On a recent hiking/fishing trip on May 18th out to the Tosohatchee wildlife management area, which is really a great place for social distancing normally, I was stunned to see about ten vehicles already parked at the east end of Powerline Road. Even though it was a Sunday, that is way more vehicles than the one or two you normally see out there. After parking the car and walking to where the road ended, there really weren’t all that many people around so I went ahead and headed south along the river to a spot I normally fish. The water right now is very low in the river and walking along the riverbank is as easy as walking along the beach. When finally getting to the bend in the river that is the normal spot I start fishing, there was already a guy on the island on other side throwing a cast net. He did not have a boat with him and from what I could see on the north end of the island the crossing looked to be no more than waist deep, so he must have waded across. The river is only about 30-40 wide there and in past times I have cut across that section but when it gets this close to the gators mating season I tend to keep my feet on dry land. There was one 6-8 ft gator that kept swimming between me and the guy cast netting but never came up on land on either side. Needless to say, with the cast netter operating right across from me, I was not getting much action.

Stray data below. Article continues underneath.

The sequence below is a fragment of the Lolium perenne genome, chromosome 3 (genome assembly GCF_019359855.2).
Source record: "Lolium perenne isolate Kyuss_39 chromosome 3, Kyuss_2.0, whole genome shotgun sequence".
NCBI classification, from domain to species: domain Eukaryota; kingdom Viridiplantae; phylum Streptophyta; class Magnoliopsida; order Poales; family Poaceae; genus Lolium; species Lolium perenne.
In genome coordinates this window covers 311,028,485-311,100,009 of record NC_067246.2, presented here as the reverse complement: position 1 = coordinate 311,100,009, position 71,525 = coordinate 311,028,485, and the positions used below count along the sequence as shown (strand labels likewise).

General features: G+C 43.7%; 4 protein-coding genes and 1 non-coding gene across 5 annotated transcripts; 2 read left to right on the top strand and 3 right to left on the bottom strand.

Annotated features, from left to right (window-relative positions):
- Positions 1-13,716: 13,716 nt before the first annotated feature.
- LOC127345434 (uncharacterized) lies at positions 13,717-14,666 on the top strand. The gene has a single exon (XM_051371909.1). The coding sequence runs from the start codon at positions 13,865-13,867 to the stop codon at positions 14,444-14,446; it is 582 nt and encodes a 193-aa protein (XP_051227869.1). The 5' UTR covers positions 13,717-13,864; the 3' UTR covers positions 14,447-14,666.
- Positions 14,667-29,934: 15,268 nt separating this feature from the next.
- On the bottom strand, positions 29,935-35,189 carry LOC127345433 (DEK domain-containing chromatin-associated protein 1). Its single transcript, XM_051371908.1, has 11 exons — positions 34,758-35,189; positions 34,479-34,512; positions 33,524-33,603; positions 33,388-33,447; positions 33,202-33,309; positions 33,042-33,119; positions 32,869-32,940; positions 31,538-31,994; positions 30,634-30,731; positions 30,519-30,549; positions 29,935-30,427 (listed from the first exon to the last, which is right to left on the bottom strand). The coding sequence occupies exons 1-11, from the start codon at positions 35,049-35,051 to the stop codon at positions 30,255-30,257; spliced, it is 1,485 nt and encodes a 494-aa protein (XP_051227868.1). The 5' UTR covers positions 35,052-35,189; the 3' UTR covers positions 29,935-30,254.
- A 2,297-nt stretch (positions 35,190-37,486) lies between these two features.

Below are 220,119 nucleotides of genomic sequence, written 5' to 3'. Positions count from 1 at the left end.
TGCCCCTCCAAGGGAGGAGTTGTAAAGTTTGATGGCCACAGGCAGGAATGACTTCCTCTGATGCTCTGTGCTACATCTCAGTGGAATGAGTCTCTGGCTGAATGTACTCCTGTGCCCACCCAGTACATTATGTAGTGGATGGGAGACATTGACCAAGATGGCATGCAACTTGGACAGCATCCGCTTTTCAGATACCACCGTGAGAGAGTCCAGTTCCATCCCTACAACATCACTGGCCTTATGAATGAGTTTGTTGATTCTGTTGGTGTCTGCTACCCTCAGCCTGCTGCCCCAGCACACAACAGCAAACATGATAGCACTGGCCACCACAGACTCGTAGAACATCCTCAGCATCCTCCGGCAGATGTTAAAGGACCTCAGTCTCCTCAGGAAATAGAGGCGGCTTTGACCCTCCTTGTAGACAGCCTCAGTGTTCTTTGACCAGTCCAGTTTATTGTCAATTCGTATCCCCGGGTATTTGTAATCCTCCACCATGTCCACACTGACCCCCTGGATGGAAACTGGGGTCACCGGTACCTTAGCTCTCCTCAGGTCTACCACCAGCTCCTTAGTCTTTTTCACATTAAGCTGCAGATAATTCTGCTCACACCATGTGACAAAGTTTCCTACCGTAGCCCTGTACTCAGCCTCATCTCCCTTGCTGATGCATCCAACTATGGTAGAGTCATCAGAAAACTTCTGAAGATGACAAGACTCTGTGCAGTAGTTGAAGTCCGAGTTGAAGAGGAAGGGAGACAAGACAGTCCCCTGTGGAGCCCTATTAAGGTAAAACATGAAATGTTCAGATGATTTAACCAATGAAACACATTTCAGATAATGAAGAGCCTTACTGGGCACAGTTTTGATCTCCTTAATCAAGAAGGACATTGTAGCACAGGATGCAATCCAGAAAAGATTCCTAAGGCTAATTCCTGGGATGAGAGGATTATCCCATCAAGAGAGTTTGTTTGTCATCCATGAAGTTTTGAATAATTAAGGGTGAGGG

The next thing I noticed was four guys walking up from the south along the river. Two of them had a stringer of fish tied off between them which looked to be holding about a hundred or so Blue Tilapia. Some of the fish looked to be at least 14-16 inches long. Then behind those two guys came two other guys pushing a wheelbarrow of fish, all of them looking to be the Blue Tilapia. I decided to fall in behind them to get a closer look at the fish they had. By the time I arrived at the end of Powerline Road, they had already loaded the fish into a white fiberglass box. I reached out to Bill Sargent who educated me on what type of Tilapia they were, that they are actually an invasive fish so getting them out of the river might not be such a bad thing and that he has been seeing the same type of operations going on up near Hatbill Creek. Being as they are an invasive fish, catching them with cast nets is legal. From what I have read on the FWC website as well as told by others, they are good table fare.
Bill has caught them on Shad Darts before and offered his advice on fishing small Shad flies deep and using a slow retrieve. I plan on heading back out there again soon and taking a sinking line to see if I can get a couple to hit. That is my Social Distancing Plan for now.